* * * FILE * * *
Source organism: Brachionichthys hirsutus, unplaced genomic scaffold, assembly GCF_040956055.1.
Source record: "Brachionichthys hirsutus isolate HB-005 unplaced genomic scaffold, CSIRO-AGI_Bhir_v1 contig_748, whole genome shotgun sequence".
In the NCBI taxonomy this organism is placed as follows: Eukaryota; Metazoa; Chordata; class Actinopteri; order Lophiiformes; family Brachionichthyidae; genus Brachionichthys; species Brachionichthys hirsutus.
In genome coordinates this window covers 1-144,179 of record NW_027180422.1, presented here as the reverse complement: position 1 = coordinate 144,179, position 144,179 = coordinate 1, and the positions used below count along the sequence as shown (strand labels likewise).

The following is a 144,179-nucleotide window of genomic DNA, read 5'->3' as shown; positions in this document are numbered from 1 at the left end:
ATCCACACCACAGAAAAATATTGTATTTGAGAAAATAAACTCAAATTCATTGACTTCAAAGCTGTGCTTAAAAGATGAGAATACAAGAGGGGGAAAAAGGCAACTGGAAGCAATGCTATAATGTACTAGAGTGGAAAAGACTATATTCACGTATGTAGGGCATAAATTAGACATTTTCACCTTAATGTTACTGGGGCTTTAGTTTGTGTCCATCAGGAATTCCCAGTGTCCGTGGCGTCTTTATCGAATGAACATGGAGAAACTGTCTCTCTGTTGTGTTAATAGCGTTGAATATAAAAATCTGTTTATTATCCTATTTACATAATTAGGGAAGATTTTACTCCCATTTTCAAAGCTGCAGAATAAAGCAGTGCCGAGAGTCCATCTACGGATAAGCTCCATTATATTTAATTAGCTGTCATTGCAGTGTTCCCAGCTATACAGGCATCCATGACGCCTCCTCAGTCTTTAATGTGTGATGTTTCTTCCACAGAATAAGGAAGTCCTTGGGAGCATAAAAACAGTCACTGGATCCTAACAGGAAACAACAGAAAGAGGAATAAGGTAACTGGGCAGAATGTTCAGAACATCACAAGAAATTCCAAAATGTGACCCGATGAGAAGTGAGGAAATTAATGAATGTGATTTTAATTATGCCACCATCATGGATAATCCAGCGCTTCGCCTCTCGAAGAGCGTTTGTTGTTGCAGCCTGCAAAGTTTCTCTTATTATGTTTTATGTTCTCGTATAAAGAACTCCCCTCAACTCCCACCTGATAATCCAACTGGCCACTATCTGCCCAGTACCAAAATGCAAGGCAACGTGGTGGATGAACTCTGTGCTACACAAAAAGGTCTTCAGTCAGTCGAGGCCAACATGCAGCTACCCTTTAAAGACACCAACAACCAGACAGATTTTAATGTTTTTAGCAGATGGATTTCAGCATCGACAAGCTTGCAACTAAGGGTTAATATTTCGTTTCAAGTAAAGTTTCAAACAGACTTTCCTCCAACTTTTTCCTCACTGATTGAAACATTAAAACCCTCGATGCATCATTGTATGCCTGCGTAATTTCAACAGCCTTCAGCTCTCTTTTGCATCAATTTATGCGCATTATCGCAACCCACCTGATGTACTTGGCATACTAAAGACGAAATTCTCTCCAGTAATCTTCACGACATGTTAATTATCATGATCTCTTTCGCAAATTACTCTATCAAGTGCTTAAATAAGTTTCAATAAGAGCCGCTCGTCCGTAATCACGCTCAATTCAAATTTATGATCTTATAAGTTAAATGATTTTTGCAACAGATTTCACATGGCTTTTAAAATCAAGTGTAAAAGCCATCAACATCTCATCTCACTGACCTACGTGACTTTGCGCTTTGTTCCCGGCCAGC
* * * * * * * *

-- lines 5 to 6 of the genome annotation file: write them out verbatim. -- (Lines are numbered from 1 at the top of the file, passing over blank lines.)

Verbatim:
The following is a 144,179-nucleotide window of genomic DNA, read 5'->3' as shown; positions in this document are numbered from 1 at the left end:
ATCCACACCACAGAAAAATATTGTATTTGAGAAAATAAACTCAAATTCATTGACTTCAAAGCTGTGCTTAAAAGATGAGAATACAAGAGGGGGAAAAAGGCAACTGGAAGCAATGCTATAATGTACTAGAGTGGAAAAGACTATATTCACGTATGTAGGGCATAAATTAGACATTTTCACCTTAATGTTACTGGGGCTTTAGTTTGTGTCCATCAGGAATTCCCAGTGTCCGTGGCGTCTTTATCGAATGAACATGGAGAAACTGTCTCTCTGTTGTGTTAATAGCGTTGAATATAAAAATCTGTTTATTATCCTATTTACATAATTAGGGAAGATTTTACTCCCATTTTCAAAGCTGCAGAATAAAGCAGTGCCGAGAGTCCATCTACGGATAAGCTCCATTATATTTAATTAGCTGTCATTGCAGTGTTCCCAGCTATACAGGCATCCATGACGCCTCCTCAGTCTTTAATGTGTGATGTTTCTTCCACAGAATAAGGAAGTCCTTGGGAGCATAAAAACAGTCACTGGATCCTAACAGGAAACAACAGAAAGAGGAATAAGGTAACTGGGCAGAATGTTCAGAACATCACAAGAAATTCCAAAATGTGACCCGATGAGAAGTGAGGAAATTAATGAATGTGATTTTAATTATGCCACCATCATGGATAATCCAGCGCTTCGCCTCTCGAAGAGCGTTTGTTGTTGCAGCCTGCAAAGTTTCTCTTATTATGTTTTATGTTCTCGTATAAAGAACTCCCCTCAACTCCCACCTGATAATCCAACTGGCCACTATCTGCCCAGTACCAAAATGCAAGGCAACGTGGTGGATGAACTCTGTGCTACACAAAAAGGTCTTCAGTCAGTCGAGGCCAACATGCAGCTACCCTTTAAAGACACCAACAACCAGACAGATTTTAATGTTTTTAGCAGATGGATTTCAGCATCGACAAGCTTGCAACTAAGGGTTAATATTTCGTTTCAAGTAAAGTTTCAAACAGACTTTCCTCCAACTTTTTCCTCACTGATTGAAACATTAAAACCCTCGATGCATCATTGTATGCCTGCGTAATTTCAACAGCCTTCAGCTCTCTTTTGCATCAATTTATGCGCATTATCGCAACCCACCTGATGTACTTGGCATACTAAAGACGAAATTCTCTCCAGTAATCTTCACGACATGTTAATTATCATGATCTCTTTCGCAAATTACTCTATCAAGTGCTTAAATAAGTTTCAATAAGAGCCGCTCGTCCGTAATCACGCTCAATTCAAATTTATGATCTTATAAGTTAAATGATTTTTGCAACAGATTTCACATGGCTTTTAAAATCAAGTGTAAAAGCCATCAACATCTCATCTCACTGACCTACGTGACTTTGCGCTTTGTTCCCGGCCAGC